Tue, Dec 07, 2021
We are proud to announce our 10th (!) year of measuring the state of the world’s oceans.
The global Ocean Health Index (OHI, for short) measures how well we are managing the sustainable delivery of 10 benefits, or goals, that people want and need from the ocean. We invite you to visit the new Ocean Health Index website (which, if you are reading this, you are already on) to explore country and goal scores, see how scores are calculated, and learn more about conducting your own Ocean Health Index assessment!
We invite you to visit the new Ocean Health Index website (which, if you are reading this, you are already on) to explore country and goal scores, see how scores are calculated, and learn more about conducting your own Ocean Health Index assessment!
As usual, the 2021 assessment includes a new year of data, calculated using the most recent data available from agencies and other sources. Given our commitment to using the best available science, we also updated previous years’ scores (2012-2021) using the latest science and data when available. As always, the data and code underlying these results are publicly available (Data preparation and Score calculation).
This year’s assessment was led by Gage Clawson, Melanie Frazier, and Ben Halpern. Robyn Thiessen-Bock and Thomas Thelen led website design and development.
The overall global index score was 70 (Figure 1), which is similar to previous years. The regions with the highest scores tend to be uninhabited, or low human population, islands, although Portugal, Sweden, and the United Arab Emirates also have relatively high scores (Figure 2). Regions with low scores tend to be in Africa, Latin America and the Caribbean, and Asia.
Although overall index scores have hovered around 70 since 2012, a deeper dive into the index reveals some interesting trends and patterns.
Scores for many regions are reasonably good, and global scores have overall increased since 2012 for some goals, such as: tourism and recreation (although we were unable to incorporate the consequences of Covid because these data are not yet available), sense of place, and clean waters. However, we observed some worrisome patterns for fisheries, iconic species, and species condition, all of which had the lowest reported scores since the start of the Index in 2012 (Table 1).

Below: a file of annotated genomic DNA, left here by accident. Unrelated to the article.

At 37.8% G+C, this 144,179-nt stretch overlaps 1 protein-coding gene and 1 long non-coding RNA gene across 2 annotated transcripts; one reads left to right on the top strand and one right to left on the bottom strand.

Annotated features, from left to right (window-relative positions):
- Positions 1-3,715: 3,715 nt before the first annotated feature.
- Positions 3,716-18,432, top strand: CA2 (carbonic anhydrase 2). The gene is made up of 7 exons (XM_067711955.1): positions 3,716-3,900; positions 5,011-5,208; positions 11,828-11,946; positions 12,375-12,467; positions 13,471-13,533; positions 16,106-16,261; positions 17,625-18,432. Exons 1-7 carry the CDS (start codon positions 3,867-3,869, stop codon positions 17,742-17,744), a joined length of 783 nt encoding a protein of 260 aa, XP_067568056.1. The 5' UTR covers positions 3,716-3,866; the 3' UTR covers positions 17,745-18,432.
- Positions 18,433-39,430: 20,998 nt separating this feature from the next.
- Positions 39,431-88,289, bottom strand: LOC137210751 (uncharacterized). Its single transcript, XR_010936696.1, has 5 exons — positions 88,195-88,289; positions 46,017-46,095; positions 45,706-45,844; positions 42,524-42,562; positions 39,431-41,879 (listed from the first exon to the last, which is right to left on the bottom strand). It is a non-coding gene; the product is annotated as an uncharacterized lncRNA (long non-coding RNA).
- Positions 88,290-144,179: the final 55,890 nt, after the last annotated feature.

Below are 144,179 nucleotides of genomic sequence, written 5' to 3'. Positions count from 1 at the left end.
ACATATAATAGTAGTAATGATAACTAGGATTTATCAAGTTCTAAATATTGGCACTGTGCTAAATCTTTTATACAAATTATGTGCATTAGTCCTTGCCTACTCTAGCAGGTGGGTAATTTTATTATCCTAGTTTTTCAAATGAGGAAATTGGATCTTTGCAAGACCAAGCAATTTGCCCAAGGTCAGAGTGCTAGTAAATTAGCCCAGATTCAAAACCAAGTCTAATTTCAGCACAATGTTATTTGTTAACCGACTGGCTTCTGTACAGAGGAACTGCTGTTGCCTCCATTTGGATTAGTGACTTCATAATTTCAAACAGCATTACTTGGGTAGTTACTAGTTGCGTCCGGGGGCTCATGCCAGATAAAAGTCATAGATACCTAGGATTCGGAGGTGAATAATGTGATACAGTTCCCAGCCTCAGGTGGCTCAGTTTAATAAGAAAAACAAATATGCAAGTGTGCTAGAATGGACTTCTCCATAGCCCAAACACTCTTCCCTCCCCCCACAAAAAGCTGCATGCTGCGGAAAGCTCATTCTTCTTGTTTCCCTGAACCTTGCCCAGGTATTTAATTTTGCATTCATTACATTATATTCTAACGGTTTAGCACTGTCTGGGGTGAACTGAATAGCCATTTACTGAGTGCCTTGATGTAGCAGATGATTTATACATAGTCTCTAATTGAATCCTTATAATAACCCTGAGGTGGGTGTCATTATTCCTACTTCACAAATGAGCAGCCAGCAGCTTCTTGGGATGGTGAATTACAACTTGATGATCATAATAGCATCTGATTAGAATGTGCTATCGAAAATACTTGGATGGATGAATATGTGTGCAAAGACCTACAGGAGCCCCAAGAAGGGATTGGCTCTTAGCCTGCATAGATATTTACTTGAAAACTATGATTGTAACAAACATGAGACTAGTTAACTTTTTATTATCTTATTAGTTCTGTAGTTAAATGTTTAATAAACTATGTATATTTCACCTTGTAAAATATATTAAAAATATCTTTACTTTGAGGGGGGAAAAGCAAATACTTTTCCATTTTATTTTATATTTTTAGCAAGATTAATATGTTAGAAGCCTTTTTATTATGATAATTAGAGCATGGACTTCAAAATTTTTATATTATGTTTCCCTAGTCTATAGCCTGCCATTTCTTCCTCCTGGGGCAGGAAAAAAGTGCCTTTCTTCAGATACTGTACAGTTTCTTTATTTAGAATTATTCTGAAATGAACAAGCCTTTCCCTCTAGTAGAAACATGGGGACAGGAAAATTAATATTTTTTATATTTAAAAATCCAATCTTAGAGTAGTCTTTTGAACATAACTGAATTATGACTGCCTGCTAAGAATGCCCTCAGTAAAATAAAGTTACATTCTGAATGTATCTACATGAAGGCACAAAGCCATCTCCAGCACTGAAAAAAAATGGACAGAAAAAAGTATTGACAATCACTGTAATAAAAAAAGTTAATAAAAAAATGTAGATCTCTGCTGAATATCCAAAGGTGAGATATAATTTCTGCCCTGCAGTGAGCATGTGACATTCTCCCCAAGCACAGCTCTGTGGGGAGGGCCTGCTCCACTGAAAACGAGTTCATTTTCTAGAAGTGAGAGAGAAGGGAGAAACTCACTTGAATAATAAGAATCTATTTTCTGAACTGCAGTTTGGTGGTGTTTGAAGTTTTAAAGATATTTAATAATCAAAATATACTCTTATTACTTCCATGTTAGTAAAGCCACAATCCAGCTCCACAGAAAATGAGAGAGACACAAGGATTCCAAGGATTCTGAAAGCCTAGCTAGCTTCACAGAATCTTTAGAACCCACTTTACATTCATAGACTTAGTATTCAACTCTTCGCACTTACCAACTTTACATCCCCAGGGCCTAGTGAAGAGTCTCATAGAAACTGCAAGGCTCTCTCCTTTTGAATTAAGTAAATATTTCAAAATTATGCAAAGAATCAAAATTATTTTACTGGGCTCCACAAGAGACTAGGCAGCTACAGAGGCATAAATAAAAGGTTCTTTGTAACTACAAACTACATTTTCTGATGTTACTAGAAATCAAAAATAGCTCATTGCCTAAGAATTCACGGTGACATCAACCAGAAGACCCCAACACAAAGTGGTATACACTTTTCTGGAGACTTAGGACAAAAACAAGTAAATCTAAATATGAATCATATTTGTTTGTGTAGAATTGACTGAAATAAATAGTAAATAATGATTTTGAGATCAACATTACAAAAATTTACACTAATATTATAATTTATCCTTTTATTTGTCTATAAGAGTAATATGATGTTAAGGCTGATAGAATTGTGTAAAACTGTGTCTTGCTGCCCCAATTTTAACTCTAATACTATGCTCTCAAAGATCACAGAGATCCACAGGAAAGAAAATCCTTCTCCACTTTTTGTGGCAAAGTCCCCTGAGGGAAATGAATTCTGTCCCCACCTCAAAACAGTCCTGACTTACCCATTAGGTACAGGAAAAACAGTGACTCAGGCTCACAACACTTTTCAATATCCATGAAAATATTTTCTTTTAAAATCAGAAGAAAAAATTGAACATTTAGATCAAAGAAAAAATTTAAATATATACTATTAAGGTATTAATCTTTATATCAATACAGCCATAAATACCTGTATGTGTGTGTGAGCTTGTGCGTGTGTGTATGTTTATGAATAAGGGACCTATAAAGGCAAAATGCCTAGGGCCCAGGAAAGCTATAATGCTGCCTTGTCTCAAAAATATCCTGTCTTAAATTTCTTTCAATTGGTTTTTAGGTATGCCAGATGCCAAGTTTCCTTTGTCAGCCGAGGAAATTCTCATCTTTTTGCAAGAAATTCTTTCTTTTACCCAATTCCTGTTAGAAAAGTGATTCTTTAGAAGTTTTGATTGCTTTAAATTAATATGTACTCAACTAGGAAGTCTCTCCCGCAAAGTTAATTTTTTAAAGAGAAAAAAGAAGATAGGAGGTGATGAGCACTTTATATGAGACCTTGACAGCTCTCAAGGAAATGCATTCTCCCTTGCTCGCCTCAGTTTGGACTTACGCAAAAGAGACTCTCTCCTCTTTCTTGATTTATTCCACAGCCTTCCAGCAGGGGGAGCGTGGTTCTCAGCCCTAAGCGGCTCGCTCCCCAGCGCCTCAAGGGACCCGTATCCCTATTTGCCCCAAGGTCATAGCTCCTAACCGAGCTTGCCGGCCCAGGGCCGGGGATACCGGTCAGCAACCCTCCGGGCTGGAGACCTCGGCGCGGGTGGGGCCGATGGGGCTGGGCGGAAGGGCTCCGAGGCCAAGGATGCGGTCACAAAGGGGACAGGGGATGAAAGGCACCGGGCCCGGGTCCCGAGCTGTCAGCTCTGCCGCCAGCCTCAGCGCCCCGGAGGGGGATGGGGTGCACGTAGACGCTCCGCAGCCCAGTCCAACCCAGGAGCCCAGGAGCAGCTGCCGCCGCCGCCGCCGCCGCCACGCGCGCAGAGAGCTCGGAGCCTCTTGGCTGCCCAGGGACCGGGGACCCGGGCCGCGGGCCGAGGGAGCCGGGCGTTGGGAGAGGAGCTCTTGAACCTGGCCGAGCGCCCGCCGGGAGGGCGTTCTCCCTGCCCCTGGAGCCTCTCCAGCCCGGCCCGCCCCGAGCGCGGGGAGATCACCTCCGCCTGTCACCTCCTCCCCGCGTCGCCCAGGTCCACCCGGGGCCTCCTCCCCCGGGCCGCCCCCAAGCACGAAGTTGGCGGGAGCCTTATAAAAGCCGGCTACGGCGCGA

|3||Species condition (subgoal)||79.7||79.5||79.3||79.1||78.9||78.7||78.5||78.3||78.1||77.9||77.7|
|12||Iconic species (subgoal)||64||65||65||65.5||64.7||64.6||65.5||62.7||60.3||59.8||59.7|
|13||Sense of place||59.4||60||60.8||61.2||61.5||62.4||63.6||62.6||61.4||61.3||61|
|14||Lasting special places (subgoal)||54.8||55||56.6||57||58.2||60.1||61.6||62.6||62.5||62.7||62.4|
|16||Tourism & recreation||44.6||45.7||46.4||47.5||49.1||48||48.5||48.2||35.7||38.8||39.2|
Below we take a deeper dive into some of the interesting patterns we observed in the data for specific goals and regions.
One of the most fundamental services the ocean provides is the provision of food. Fish provide nearly 20% of global animal protein, helping to meet the basic nutritional needs of over half of the world’s population (FAO 2020)!
Given the importance of marine fisheries as a source of food, the apparent decline in scores is potentially alarming. Over the past 10 years, there has been a slight increase (~1%) in fish catch (2009/2010 vs. 2017/2018). However, the differences in catch are drastically different across regions, ranging from 200% more to 1% less, which can produce many different outcomes for fish stocks depending on the status of the stock (underfished, fully exploited, overfished). 120 of the 220 regions included in OHI have a fisheries score less than 50. Small island nations tend to have high scores, and Macquarie Island is the highest scoring region for the fisheries subgoal in 2021.